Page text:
1. Veronica Mars (UPN/CW, 2004-2007).  A howl of class resentment masquerading as teen angst, this po-mo Nancy Drew update mined revenge-fantasy gold with its sly premise: Veronica, a middle-class townie among decadent rich kids in a seaside SoCal town, uses the private eye skills she learned from her ex-police chief father (the wonderful Enrico Colantoni) to claw her way up the socioeconomic ladder.  Who wouldn’t want to relive their high school years armed with a Nexis password and a skeleton key to the principal’s office?  Newly-minted star Kristen Bell nailed the title role, cultivating a smart, sullen reserve that explained how Veronica could be beautiful (and capable of belting out a rockin’ karaoke cover of “One Way or Another”) and still a perpetual outsider.  Rob Thomas’s neon-lit neo-noir never took the easy way out, always treading instead into darker places than you thought a UPN show could go: Veronica spent the first season tracking down the rapist who took her virginity.  At the heart of the show was a touching filial bond – daughter and father against the world – but even there trust was not sacrosanct.  When Veronica swiped a clue from his private office safe, Dad said nothing . . . but changed the combo.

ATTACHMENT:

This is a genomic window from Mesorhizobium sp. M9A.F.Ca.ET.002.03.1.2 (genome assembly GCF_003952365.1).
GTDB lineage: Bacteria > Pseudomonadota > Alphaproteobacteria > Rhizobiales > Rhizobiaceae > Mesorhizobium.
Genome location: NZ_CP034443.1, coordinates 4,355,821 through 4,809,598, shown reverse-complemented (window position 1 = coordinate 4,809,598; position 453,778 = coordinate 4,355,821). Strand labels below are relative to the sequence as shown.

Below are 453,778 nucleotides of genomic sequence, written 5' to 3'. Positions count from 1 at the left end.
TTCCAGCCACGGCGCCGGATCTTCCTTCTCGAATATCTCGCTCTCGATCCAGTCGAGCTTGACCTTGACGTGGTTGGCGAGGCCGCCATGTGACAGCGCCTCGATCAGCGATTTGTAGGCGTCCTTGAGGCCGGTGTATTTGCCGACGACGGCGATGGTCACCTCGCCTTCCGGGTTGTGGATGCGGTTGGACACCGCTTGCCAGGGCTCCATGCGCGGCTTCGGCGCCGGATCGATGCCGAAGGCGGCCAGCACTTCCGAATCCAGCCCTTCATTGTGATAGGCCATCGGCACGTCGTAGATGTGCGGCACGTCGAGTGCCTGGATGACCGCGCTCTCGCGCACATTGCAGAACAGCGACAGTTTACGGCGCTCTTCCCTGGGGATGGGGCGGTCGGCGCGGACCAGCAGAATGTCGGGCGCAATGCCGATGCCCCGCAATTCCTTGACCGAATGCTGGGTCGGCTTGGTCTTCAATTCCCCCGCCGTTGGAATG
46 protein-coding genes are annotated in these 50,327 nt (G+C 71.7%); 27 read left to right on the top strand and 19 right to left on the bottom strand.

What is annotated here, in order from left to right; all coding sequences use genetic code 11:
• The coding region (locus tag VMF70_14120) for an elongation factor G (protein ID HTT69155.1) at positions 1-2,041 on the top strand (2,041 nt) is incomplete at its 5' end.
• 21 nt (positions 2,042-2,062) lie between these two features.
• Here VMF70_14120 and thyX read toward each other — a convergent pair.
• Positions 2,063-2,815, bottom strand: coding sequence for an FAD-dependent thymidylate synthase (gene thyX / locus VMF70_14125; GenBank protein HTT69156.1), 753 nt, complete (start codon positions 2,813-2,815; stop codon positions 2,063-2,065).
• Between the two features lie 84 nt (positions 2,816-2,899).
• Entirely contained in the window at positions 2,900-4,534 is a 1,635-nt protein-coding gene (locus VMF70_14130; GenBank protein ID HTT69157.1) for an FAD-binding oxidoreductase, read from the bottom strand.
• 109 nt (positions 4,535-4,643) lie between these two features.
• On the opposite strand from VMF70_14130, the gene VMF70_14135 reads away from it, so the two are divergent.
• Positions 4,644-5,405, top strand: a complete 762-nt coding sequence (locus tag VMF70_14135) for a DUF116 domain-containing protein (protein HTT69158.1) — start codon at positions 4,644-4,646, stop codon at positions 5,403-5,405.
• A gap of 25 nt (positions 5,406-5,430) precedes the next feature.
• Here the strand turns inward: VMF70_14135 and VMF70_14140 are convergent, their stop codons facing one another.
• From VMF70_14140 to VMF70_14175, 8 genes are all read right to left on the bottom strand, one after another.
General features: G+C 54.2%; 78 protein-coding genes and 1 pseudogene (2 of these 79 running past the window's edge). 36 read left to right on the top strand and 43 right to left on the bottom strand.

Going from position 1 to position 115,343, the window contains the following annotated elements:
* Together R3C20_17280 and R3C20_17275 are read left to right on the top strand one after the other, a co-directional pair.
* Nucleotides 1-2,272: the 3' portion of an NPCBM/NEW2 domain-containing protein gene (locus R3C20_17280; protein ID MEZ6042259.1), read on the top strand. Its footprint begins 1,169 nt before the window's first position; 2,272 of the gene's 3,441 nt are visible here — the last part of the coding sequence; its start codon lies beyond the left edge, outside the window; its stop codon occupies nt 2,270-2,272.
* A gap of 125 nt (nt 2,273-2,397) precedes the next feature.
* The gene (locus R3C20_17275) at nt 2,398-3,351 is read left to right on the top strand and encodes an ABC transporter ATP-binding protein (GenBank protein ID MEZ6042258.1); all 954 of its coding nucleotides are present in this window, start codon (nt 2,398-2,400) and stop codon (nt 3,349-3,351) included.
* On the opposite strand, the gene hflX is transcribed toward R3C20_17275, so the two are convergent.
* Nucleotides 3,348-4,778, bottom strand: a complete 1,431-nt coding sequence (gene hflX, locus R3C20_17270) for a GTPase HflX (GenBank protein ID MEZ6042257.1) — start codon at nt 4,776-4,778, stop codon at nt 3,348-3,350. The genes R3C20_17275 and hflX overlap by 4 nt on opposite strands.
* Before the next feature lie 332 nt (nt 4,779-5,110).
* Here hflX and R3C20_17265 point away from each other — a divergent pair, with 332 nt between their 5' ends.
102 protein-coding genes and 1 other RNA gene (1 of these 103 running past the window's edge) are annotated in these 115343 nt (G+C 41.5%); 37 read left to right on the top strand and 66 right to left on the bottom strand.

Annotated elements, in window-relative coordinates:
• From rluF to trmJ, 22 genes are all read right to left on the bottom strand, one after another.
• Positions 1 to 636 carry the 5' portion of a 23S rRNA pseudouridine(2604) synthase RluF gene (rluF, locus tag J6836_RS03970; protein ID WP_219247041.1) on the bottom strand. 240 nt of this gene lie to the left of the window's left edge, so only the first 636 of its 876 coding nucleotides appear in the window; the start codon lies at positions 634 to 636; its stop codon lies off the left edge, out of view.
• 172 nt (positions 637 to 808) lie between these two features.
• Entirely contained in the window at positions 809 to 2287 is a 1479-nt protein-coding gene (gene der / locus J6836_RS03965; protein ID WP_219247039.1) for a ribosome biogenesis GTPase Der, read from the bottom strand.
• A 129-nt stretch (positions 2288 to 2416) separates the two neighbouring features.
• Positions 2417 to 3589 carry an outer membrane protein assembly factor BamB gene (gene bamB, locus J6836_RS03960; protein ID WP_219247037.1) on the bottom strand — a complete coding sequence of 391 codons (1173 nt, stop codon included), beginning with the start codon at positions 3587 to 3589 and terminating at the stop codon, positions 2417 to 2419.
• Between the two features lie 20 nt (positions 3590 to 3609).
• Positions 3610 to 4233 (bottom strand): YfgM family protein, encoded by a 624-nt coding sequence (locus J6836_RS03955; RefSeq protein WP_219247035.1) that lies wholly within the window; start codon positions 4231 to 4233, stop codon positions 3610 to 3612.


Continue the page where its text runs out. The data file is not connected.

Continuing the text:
2. The Wire (HBO, 2002-2008).  If its teenaged target demographic could overlook the Marxist underpinnings of Veronica Mars, there was no ignoring the class concerns of David Simon’s masterpiece, an epic survey of Baltimore’s haves and have-nots, from wretched crack addicts all the way up to scumbag politicians.  Jaw-droppingly ambitious and intelligent, The Wire earned a rep for complex plotting (“it’s more like a novel than TV,” was the backhanded critical refrain).  But the characters were the reason to watch; they were perhaps the richest and most unpredictable in the history of television, and often the writers seemed to make choices simply to find out what one of their creations would do in a particular circumstance (Prez … as a teacher?).  The inattentive recoiled from The Wire’s final season when the putative protagonist, homicide detective Jimmy McNulty (Dominic West), finally stepped outside the hypocritical professional code that had triggered his self-destructive rampages in the past.  Never mind that the groundwork for this act had been laid carefully for years: there are things that TV heroes just don’t do, and The Wire violated that covenant.  In granting Jimmy some measure of peace at the finale, the series reaffirmed the most essential and sagacious of its basic tenets: that our systems may be unsalvageable but that the people within them always merit respect.  Season Five also served up the best of the show’s trademark civic-arena subplots.  Simon staged a heart-rending tribute to the beat reporting from whence he came with his canonization of an old-school, anti-corporate newsroom editor (an astonishing Clark Johnson, also a key director on the show).  Dare I point out that East Side/West Side, forty years earlier, also closed by invoking the death of independent journalism as a self-referential metaphor?